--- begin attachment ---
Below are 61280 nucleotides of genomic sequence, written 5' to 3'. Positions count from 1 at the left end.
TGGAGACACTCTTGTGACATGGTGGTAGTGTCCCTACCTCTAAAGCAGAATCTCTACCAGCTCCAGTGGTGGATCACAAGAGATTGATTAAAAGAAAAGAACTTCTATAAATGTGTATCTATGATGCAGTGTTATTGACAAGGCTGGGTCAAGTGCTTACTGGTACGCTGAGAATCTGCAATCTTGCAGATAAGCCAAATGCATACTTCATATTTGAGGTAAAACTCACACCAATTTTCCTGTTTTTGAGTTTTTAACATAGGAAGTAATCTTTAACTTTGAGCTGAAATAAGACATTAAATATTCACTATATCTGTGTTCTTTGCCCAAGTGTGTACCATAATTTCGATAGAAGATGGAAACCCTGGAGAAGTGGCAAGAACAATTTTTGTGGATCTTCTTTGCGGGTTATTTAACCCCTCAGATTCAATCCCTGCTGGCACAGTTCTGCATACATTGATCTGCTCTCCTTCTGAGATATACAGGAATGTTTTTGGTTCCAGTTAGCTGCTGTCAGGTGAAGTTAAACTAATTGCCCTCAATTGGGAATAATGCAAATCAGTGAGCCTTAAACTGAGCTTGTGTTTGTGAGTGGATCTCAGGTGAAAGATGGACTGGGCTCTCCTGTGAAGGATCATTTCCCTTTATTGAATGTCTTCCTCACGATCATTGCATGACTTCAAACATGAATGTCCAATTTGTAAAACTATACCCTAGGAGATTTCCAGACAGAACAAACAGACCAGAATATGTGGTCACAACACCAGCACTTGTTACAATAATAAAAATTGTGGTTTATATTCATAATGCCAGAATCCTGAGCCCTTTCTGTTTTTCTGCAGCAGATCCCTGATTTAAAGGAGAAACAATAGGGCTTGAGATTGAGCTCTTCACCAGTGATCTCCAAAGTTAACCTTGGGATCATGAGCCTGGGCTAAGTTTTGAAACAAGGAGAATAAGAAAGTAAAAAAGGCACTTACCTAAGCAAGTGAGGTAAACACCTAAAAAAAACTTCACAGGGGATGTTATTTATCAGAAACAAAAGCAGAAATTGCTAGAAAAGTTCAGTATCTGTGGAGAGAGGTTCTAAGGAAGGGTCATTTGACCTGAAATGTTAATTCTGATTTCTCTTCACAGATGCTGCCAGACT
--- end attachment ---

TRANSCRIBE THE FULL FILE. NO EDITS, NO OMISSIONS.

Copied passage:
Below are 61280 nucleotides of genomic sequence, written 5' to 3'. Positions count from 1 at the left end.
TGGAGACACTCTTGTGACATGGTGGTAGTGTCCCTACCTCTAAAGCAGAATCTCTACCAGCTCCAGTGGTGGATCACAAGAGATTGATTAAAAGAAAAGAACTTCTATAAATGTGTATCTATGATGCAGTGTTATTGACAAGGCTGGGTCAAGTGCTTACTGGTACGCTGAGAATCTGCAATCTTGCAGATAAGCCAAATGCATACTTCATATTTGAGGTAAAACTCACACCAATTTTCCTGTTTTTGAGTTTTTAACATAGGAAGTAATCTTTAACTTTGAGCTGAAATAAGACATTAAATATTCACTATATCTGTGTTCTTTGCCCAAGTGTGTACCATAATTTCGATAGAAGATGGAAACCCTGGAGAAGTGGCAAGAACAATTTTTGTGGATCTTCTTTGCGGGTTATTTAACCCCTCAGATTCAATCCCTGCTGGCACAGTTCTGCATACATTGATCTGCTCTCCTTCTGAGATATACAGGAATGTTTTTGGTTCCAGTTAGCTGCTGTCAGGTGAAGTTAAACTAATTGCCCTCAATTGGGAATAATGCAAATCAGTGAGCCTTAAACTGAGCTTGTGTTTGTGAGTGGATCTCAGGTGAAAGATGGACTGGGCTCTCCTGTGAAGGATCATTTCCCTTTATTGAATGTCTTCCTCACGATCATTGCATGACTTCAAACATGAATGTCCAATTTGTAAAACTATACCCTAGGAGATTTCCAGACAGAACAAACAGACCAGAATATGTGGTCACAACACCAGCACTTGTTACAATAATAAAAATTGTGGTTTATATTCATAATGCCAGAATCCTGAGCCCTTTCTGTTTTTCTGCAGCAGATCCCTGATTTAAAGGAGAAACAATAGGGCTTGAGATTGAGCTCTTCACCAGTGATCTCCAAAGTTAACCTTGGGATCATGAGCCTGGGCTAAGTTTTGAAACAAGGAGAATAAGAAAGTAAAAAAGGCACTTACCTAAGCAAGTGAGGTAAACACCTAAAAAAAACTTCACAGGGGATGTTATTTATCAGAAACAAAAGCAGAAATTGCTAGAAAAGTTCAGTATCTGTGGAGAGAGGTTCTAAGGAAGGGTCATTTGACCTGAAATGTTAATTCTGATTTCTCTTCACAGATGCTGCCAGACT